In each of these cases, the tools to stop the cards’ big blowout effects exist… but they are unavailable to enough clans that these cards can often take over the game on their own. This has made the metagame more strategic and matchup-based, rather than promoting in-game tactical skill and resource management. Adding a deckbuilding cost (of being on the Restricted List) should make these cards harder to use and allow for more tactical counterplay during games of Legend of the Five Rings.
Fire Role Famine
In the most recent role rotation, every clan chose an Air or an Earth role. That’s not because those two roles are the best—there are still reasons to choose Water or Void—but the clans that would want a Water or Void role had either already selected it in the previous role choice and thus already had it available, or currently had the role and were unable to select it again. In this discussion, only one element was not really desired by any clan: the Fire role. Currently, there are no clans that are either Keeper or Seeker of Fire, though I expect that to change when the roles are drafted by the top players at Winter Court in November.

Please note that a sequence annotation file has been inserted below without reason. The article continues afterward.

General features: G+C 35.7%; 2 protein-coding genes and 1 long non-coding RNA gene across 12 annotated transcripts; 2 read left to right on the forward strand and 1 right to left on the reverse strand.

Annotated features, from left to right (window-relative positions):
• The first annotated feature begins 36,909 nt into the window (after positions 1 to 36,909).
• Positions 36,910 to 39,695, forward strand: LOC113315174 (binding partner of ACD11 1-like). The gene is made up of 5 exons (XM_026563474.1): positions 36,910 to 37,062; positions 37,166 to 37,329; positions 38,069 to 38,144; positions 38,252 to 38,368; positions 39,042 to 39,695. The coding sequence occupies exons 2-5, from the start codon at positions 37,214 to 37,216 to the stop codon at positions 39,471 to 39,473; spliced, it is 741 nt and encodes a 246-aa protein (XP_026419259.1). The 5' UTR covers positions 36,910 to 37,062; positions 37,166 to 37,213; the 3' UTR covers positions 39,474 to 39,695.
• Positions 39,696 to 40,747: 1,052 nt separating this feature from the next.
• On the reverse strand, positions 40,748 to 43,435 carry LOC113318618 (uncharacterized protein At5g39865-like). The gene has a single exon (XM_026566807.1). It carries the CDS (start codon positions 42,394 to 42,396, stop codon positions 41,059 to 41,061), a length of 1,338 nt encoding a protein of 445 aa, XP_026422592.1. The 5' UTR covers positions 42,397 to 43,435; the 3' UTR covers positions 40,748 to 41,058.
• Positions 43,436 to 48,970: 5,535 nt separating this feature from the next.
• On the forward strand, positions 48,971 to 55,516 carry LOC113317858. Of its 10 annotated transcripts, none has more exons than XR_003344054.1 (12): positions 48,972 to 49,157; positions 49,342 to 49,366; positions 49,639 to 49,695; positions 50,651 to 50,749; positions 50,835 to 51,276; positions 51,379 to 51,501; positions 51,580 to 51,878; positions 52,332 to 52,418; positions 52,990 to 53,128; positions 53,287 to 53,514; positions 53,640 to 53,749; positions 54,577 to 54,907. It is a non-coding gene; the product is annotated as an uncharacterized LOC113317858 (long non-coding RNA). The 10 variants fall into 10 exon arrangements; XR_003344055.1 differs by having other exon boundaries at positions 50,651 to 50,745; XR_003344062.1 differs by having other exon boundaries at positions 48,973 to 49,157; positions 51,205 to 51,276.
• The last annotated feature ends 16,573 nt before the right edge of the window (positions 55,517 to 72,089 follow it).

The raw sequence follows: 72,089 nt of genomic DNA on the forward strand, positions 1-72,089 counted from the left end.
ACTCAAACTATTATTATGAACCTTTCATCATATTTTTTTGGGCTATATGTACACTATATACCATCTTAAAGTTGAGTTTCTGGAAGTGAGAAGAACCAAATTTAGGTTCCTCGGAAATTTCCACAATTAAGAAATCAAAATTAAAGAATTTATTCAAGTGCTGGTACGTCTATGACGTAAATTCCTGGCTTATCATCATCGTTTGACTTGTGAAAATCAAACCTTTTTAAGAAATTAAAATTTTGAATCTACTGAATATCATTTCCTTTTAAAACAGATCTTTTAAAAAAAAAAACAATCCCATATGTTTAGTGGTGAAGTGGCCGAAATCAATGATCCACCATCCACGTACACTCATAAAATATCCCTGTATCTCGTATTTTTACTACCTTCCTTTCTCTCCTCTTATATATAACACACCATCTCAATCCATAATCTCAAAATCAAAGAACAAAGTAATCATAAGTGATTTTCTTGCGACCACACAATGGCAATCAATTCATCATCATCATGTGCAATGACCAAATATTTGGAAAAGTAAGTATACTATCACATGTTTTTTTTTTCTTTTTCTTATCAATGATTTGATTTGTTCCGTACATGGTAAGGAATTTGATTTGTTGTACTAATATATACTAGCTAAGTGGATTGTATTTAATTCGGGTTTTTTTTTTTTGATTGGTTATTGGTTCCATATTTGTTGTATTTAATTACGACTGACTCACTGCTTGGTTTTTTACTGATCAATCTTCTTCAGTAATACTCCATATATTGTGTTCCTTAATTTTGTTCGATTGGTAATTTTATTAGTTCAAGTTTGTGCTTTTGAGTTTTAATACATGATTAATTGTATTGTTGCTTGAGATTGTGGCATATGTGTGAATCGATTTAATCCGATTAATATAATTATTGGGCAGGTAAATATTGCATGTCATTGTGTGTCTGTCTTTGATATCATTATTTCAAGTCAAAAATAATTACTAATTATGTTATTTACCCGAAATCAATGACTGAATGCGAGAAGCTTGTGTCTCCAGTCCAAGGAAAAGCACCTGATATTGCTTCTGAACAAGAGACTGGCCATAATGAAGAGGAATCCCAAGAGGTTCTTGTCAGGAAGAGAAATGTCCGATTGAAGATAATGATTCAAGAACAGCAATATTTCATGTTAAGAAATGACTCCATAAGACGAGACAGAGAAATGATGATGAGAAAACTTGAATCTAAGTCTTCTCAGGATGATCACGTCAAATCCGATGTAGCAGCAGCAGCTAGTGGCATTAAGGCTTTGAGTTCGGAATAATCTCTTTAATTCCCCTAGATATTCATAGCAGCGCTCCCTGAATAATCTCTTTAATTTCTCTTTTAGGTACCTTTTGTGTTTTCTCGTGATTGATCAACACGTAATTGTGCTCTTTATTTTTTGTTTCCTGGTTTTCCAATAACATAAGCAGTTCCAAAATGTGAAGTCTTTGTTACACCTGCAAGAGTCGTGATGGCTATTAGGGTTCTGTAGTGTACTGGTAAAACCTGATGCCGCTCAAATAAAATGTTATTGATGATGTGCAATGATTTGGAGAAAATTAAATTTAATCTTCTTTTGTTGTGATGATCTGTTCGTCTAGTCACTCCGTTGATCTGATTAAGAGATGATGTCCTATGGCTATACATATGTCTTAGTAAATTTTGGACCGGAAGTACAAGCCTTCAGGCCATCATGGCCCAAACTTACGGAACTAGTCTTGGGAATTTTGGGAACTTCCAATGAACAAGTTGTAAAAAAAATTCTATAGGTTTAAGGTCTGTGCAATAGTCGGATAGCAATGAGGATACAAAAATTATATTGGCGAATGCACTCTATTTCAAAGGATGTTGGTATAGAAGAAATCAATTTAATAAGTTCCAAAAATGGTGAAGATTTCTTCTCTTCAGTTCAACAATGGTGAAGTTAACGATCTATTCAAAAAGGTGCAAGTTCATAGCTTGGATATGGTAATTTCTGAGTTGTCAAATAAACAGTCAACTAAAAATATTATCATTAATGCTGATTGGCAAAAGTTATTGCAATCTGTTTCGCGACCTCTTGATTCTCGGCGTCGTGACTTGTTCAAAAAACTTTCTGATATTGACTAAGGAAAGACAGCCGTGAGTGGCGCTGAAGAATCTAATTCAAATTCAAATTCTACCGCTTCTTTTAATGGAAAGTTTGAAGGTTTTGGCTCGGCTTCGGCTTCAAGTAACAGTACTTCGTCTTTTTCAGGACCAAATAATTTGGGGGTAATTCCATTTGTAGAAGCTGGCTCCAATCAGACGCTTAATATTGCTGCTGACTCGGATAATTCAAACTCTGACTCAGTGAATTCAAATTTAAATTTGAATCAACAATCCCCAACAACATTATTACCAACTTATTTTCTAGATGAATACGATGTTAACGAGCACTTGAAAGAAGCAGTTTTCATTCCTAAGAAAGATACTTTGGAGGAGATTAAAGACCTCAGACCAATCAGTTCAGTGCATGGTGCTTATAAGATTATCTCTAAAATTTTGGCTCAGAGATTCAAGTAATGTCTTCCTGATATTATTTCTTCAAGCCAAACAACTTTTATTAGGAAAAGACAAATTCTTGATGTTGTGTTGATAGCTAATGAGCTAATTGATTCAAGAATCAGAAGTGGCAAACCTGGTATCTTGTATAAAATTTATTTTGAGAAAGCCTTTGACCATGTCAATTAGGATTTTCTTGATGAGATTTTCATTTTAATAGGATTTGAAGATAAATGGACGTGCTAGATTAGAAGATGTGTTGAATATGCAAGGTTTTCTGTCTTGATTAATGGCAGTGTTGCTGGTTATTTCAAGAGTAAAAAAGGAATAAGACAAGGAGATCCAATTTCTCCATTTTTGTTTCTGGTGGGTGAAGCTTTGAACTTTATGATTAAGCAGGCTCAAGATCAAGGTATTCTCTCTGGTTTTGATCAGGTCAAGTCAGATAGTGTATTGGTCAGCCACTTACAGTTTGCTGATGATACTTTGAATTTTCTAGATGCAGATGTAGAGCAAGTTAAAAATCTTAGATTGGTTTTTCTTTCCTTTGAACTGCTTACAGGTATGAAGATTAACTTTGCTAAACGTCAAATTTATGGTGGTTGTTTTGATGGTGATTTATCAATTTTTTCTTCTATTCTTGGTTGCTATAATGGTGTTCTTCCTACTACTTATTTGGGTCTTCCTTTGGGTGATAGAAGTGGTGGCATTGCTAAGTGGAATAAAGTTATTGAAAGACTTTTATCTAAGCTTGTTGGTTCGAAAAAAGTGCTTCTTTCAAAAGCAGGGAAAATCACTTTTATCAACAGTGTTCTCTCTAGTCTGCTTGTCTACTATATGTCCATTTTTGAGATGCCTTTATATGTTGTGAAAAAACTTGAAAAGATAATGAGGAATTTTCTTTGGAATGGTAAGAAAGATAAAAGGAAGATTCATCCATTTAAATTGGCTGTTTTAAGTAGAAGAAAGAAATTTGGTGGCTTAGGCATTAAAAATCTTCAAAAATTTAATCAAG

Last year, Feast or Famine (Into the Forbidden City, 41) was restricted to make the Fire roles less obviously the best roles because of how game-warping that neutral card could be. In an attempt to make the Fire role more appealing, I have unrestricted Feast or Famine to return a powerful tool to that role. However, because of how game-warping it often was—Feast or Famine often won games by triggering its Interrupt and decimating the opponent’s best character at a critical moment—it has been issued errata, to fall more in line with the power level of other provinces in the game.
Autumn’s Color Fades
This rules and balance update will be one of a few changes that will affect the game before Winter Court begins, with only a few product releases remaining to go. Defenders of Rokugan and Shoju’s Duty (the sixth Inheritance cycle pack) will not be legal for the World Championship, but that doesn’t mean the coming cycle packs and The Emperor’s Legion won’t contain game-changers that competitors will have to prepare for!
The Imperial Heralds will return with new changes and updates in January, making this the final rules update for 2019. I look forward to seeing what people come up with for the World Championship and at local events in the winter!